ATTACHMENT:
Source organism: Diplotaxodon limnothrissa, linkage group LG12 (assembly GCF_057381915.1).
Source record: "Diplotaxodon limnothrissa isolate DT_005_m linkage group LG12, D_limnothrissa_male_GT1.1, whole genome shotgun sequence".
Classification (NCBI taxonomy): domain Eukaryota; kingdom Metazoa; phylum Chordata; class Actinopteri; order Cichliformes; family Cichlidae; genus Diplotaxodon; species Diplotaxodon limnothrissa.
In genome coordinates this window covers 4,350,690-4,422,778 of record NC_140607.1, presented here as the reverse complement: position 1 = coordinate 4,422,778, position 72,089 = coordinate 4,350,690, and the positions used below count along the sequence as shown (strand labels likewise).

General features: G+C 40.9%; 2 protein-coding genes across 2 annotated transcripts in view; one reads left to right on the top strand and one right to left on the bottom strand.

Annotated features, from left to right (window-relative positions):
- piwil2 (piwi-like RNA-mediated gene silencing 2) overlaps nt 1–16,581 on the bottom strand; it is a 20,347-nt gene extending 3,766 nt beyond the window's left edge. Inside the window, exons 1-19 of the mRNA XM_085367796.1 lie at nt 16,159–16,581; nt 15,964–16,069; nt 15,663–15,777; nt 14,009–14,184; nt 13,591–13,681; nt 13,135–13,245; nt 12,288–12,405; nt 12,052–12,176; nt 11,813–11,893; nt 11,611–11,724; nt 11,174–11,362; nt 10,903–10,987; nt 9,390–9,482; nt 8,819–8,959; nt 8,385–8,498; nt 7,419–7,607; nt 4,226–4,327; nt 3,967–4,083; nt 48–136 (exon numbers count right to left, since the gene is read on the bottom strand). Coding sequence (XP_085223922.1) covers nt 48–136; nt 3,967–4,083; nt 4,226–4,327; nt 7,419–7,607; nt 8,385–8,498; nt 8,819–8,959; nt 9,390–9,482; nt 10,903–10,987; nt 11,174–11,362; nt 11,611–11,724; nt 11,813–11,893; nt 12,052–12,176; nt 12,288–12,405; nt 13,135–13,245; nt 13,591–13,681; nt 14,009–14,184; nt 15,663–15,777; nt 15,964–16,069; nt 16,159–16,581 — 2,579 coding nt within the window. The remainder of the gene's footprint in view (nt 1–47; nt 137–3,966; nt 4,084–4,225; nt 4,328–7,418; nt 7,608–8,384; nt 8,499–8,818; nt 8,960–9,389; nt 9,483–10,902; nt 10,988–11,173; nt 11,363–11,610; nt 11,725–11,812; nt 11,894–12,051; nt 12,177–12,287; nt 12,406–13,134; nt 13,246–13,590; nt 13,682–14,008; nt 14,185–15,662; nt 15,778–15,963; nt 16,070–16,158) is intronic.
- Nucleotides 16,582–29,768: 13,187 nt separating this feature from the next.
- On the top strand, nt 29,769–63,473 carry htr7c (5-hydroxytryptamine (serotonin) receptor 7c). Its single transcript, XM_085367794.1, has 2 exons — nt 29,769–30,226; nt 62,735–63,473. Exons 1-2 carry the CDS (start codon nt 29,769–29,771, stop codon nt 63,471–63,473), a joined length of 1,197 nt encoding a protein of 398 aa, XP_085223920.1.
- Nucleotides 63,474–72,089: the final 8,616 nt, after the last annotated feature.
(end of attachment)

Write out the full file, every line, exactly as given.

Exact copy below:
Source organism: Diplotaxodon limnothrissa, linkage group LG12 (assembly GCF_057381915.1).
Source record: "Diplotaxodon limnothrissa isolate DT_005_m linkage group LG12, D_limnothrissa_male_GT1.1, whole genome shotgun sequence".
Classification (NCBI taxonomy): domain Eukaryota; kingdom Metazoa; phylum Chordata; class Actinopteri; order Cichliformes; family Cichlidae; genus Diplotaxodon; species Diplotaxodon limnothrissa.
In genome coordinates this window covers 4,350,690-4,422,778 of record NC_140607.1, presented here as the reverse complement: position 1 = coordinate 4,422,778, position 72,089 = coordinate 4,350,690, and the positions used below count along the sequence as shown (strand labels likewise).

General features: G+C 40.9%; 2 protein-coding genes across 2 annotated transcripts in view; one reads left to right on the top strand and one right to left on the bottom strand.

Annotated features, from left to right (window-relative positions):
- piwil2 (piwi-like RNA-mediated gene silencing 2) overlaps nt 1–16,581 on the bottom strand; it is a 20,347-nt gene extending 3,766 nt beyond the window's left edge. Inside the window, exons 1-19 of the mRNA XM_085367796.1 lie at nt 16,159–16,581; nt 15,964–16,069; nt 15,663–15,777; nt 14,009–14,184; nt 13,591–13,681; nt 13,135–13,245; nt 12,288–12,405; nt 12,052–12,176; nt 11,813–11,893; nt 11,611–11,724; nt 11,174–11,362; nt 10,903–10,987; nt 9,390–9,482; nt 8,819–8,959; nt 8,385–8,498; nt 7,419–7,607; nt 4,226–4,327; nt 3,967–4,083; nt 48–136 (exon numbers count right to left, since the gene is read on the bottom strand). Coding sequence (XP_085223922.1) covers nt 48–136; nt 3,967–4,083; nt 4,226–4,327; nt 7,419–7,607; nt 8,385–8,498; nt 8,819–8,959; nt 9,390–9,482; nt 10,903–10,987; nt 11,174–11,362; nt 11,611–11,724; nt 11,813–11,893; nt 12,052–12,176; nt 12,288–12,405; nt 13,135–13,245; nt 13,591–13,681; nt 14,009–14,184; nt 15,663–15,777; nt 15,964–16,069; nt 16,159–16,581 — 2,579 coding nt within the window. The remainder of the gene's footprint in view (nt 1–47; nt 137–3,966; nt 4,084–4,225; nt 4,328–7,418; nt 7,608–8,384; nt 8,499–8,818; nt 8,960–9,389; nt 9,483–10,902; nt 10,988–11,173; nt 11,363–11,610; nt 11,725–11,812; nt 11,894–12,051; nt 12,177–12,287; nt 12,406–13,134; nt 13,246–13,590; nt 13,682–14,008; nt 14,185–15,662; nt 15,778–15,963; nt 16,070–16,158) is intronic.
- Nucleotides 16,582–29,768: 13,187 nt separating this feature from the next.
- On the top strand, nt 29,769–63,473 carry htr7c (5-hydroxytryptamine (serotonin) receptor 7c). Its single transcript, XM_085367794.1, has 2 exons — nt 29,769–30,226; nt 62,735–63,473. Exons 1-2 carry the CDS (start codon nt 29,769–29,771, stop codon nt 63,471–63,473), a joined length of 1,197 nt encoding a protein of 398 aa, XP_085223920.1.
- Nucleotides 63,474–72,089: the final 8,616 nt, after the last annotated feature.